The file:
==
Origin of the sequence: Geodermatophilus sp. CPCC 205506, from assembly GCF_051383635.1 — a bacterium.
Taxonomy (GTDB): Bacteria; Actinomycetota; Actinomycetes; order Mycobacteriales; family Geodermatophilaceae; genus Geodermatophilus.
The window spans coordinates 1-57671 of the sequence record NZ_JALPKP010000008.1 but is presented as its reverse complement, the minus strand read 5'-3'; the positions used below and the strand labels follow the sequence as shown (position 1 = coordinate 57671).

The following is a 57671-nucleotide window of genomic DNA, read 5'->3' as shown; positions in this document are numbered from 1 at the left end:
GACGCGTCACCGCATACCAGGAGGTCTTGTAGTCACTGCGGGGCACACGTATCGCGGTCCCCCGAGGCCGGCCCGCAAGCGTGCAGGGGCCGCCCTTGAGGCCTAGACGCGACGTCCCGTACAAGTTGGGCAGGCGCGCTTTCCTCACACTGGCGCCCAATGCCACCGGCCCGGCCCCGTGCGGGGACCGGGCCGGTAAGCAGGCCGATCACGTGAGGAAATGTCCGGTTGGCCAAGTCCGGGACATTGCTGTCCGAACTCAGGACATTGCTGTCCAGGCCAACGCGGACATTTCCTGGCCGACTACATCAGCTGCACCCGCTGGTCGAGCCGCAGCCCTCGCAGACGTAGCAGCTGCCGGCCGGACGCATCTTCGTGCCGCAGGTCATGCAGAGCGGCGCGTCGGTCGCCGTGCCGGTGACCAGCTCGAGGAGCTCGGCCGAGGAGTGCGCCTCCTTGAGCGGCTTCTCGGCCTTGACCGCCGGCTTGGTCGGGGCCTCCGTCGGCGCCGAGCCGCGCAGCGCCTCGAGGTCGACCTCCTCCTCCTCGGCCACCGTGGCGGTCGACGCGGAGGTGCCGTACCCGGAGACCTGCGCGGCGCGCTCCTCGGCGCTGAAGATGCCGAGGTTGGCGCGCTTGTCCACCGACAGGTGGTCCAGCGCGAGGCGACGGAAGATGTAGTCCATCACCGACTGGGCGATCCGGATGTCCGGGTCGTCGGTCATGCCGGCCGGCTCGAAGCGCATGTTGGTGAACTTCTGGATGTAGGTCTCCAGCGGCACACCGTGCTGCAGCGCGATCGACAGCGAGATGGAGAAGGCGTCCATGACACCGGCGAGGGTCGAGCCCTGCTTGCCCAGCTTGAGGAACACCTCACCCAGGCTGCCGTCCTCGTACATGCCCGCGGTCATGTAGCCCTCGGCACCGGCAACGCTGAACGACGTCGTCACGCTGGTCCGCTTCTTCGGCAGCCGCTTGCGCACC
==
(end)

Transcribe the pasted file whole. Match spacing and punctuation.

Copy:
Origin of the sequence: Geodermatophilus sp. CPCC 205506, from assembly GCF_051383635.1 — a bacterium.
Taxonomy (GTDB): Bacteria; Actinomycetota; Actinomycetes; order Mycobacteriales; family Geodermatophilaceae; genus Geodermatophilus.
The window spans coordinates 1-57671 of the sequence record NZ_JALPKP010000008.1 but is presented as its reverse complement, the minus strand read 5'-3'; the positions used below and the strand labels follow the sequence as shown (position 1 = coordinate 57671).

The following is a 57671-nucleotide window of genomic DNA, read 5'->3' as shown; positions in this document are numbered from 1 at the left end:
GACGCGTCACCGCATACCAGGAGGTCTTGTAGTCACTGCGGGGCACACGTATCGCGGTCCCCCGAGGCCGGCCCGCAAGCGTGCAGGGGCCGCCCTTGAGGCCTAGACGCGACGTCCCGTACAAGTTGGGCAGGCGCGCTTTCCTCACACTGGCGCCCAATGCCACCGGCCCGGCCCCGTGCGGGGACCGGGCCGGTAAGCAGGCCGATCACGTGAGGAAATGTCCGGTTGGCCAAGTCCGGGACATTGCTGTCCGAACTCAGGACATTGCTGTCCAGGCCAACGCGGACATTTCCTGGCCGACTACATCAGCTGCACCCGCTGGTCGAGCCGCAGCCCTCGCAGACGTAGCAGCTGCCGGCCGGACGCATCTTCGTGCCGCAGGTCATGCAGAGCGGCGCGTCGGTCGCCGTGCCGGTGACCAGCTCGAGGAGCTCGGCCGAGGAGTGCGCCTCCTTGAGCGGCTTCTCGGCCTTGACCGCCGGCTTGGTCGGGGCCTCCGTCGGCGCCGAGCCGCGCAGCGCCTCGAGGTCGACCTCCTCCTCCTCGGCCACCGTGGCGGTCGACGCGGAGGTGCCGTACCCGGAGACCTGCGCGGCGCGCTCCTCGGCGCTGAAGATGCCGAGGTTGGCGCGCTTGTCCACCGACAGGTGGTCCAGCGCGAGGCGACGGAAGATGTAGTCCATCACCGACTGGGCGATCCGGATGTCCGGGTCGTCGGTCATGCCGGCCGGCTCGAAGCGCATGTTGGTGAACTTCTGGATGTAGGTCTCCAGCGGCACACCGTGCTGCAGCGCGATCGACAGCGAGATGGAGAAGGCGTCCATGACACCGGCGAGGGTCGAGCCCTGCTTGCCCAGCTTGAGGAACACCTCACCCAGGCTGCCGTCCTCGTACATGCCCGCGGTCATGTAGCCCTCGGCACCGGCAACGCTGAACGACGTCGTCACGCTGGTCCGCTTCTTCGGCAGCCGCTTGCGCACC